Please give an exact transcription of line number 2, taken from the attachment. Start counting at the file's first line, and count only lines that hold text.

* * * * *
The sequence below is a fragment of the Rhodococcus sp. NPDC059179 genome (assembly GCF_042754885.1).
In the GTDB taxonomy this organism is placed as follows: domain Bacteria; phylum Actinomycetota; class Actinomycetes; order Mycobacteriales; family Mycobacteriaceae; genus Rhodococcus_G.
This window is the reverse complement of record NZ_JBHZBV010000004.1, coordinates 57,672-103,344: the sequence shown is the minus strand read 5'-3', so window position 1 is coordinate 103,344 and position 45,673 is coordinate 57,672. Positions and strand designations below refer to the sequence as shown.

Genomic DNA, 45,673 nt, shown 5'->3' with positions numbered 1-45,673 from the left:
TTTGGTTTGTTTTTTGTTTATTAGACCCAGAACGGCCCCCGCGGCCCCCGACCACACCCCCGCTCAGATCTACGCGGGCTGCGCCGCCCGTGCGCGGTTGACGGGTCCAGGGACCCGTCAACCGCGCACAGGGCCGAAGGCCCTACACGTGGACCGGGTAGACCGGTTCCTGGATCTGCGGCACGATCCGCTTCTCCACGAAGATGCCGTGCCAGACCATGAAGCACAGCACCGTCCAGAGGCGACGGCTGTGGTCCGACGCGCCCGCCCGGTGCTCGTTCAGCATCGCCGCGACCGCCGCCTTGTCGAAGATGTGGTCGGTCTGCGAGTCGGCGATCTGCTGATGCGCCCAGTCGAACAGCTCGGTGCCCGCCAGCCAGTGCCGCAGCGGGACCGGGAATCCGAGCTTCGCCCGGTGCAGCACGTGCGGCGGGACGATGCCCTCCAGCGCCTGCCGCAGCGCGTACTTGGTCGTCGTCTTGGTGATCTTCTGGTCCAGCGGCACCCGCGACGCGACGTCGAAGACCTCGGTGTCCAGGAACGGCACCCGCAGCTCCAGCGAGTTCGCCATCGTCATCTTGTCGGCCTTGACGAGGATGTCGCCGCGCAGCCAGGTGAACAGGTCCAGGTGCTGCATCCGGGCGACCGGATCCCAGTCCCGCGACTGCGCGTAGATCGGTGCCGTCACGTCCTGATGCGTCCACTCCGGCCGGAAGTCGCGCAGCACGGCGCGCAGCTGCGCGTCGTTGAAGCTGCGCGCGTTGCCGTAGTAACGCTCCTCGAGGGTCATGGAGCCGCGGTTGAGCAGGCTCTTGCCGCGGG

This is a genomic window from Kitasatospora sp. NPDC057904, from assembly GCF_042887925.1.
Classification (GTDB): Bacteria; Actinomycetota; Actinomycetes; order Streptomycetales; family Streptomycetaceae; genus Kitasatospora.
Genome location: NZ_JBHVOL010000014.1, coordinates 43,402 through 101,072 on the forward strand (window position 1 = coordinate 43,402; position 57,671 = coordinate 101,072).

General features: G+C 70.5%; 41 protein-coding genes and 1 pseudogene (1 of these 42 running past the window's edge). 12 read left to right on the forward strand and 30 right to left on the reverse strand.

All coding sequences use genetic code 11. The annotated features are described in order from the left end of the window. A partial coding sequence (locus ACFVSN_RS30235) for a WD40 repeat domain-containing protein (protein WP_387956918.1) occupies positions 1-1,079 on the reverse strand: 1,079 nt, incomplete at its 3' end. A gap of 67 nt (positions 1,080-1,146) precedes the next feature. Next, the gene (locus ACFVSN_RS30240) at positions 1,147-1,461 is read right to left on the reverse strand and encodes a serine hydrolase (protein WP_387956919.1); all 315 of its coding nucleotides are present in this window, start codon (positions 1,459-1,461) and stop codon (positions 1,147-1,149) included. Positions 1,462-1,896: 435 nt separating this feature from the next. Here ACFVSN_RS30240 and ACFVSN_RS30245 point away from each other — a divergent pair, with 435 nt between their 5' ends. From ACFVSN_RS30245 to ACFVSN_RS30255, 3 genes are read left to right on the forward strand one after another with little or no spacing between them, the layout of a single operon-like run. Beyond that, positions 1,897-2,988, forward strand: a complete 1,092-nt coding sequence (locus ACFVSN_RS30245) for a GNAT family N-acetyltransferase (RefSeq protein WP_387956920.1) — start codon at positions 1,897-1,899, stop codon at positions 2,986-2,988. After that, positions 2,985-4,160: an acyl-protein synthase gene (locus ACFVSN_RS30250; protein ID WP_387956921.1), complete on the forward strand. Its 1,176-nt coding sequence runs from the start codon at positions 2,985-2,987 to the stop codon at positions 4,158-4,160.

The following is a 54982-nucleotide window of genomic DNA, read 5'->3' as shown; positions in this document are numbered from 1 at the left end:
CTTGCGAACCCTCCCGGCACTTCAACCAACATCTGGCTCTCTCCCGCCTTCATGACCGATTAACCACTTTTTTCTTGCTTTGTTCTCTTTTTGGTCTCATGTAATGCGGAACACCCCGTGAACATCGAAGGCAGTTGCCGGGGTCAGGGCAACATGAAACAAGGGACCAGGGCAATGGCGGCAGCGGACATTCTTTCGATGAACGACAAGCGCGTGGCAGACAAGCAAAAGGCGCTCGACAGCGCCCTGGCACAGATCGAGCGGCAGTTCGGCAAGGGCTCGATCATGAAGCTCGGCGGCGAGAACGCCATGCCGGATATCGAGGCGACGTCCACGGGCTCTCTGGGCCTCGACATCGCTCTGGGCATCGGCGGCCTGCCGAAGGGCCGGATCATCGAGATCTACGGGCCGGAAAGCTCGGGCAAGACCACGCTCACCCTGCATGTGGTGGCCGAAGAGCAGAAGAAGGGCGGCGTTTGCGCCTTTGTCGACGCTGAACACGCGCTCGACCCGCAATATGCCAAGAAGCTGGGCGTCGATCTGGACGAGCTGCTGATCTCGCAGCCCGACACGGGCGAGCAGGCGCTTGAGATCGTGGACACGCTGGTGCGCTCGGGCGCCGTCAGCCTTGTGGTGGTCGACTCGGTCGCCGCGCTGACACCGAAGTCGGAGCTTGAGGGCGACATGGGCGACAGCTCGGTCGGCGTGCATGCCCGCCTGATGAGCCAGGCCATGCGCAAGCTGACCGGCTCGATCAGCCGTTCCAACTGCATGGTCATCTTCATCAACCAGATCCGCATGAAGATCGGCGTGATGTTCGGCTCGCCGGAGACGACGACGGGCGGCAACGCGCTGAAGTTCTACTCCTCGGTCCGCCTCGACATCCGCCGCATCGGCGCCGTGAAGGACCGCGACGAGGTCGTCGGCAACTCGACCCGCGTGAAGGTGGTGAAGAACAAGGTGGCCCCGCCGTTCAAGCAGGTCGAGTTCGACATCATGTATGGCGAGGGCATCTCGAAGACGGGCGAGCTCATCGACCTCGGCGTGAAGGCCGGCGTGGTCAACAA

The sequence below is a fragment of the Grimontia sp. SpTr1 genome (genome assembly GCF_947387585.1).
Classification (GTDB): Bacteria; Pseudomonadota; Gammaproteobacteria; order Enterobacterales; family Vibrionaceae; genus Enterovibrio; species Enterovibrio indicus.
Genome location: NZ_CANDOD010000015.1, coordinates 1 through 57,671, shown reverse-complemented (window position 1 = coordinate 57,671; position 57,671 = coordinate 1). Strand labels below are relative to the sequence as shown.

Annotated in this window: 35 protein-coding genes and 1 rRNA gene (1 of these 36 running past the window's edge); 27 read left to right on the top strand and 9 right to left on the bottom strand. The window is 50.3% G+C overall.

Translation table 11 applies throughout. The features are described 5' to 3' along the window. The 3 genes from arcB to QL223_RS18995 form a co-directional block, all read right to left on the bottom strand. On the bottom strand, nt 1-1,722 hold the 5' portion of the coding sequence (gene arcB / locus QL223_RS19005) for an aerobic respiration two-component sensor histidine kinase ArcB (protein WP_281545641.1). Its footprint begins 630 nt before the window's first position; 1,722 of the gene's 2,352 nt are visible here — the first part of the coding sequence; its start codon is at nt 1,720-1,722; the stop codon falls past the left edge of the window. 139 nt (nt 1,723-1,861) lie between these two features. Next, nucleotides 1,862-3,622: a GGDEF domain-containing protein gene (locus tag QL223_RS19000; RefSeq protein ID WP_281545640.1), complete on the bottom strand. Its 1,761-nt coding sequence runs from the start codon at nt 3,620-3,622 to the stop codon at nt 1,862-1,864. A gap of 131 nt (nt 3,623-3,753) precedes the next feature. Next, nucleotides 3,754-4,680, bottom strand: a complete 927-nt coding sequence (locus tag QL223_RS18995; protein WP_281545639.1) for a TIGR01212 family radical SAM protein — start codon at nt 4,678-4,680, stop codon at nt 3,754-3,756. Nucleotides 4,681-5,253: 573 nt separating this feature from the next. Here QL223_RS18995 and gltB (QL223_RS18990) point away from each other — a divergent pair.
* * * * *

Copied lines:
In the GTDB taxonomy this organism is placed as follows: domain Bacteria; phylum Actinomycetota; class Actinomycetes; order Mycobacteriales; family Mycobacteriaceae; genus Rhodococcus_G.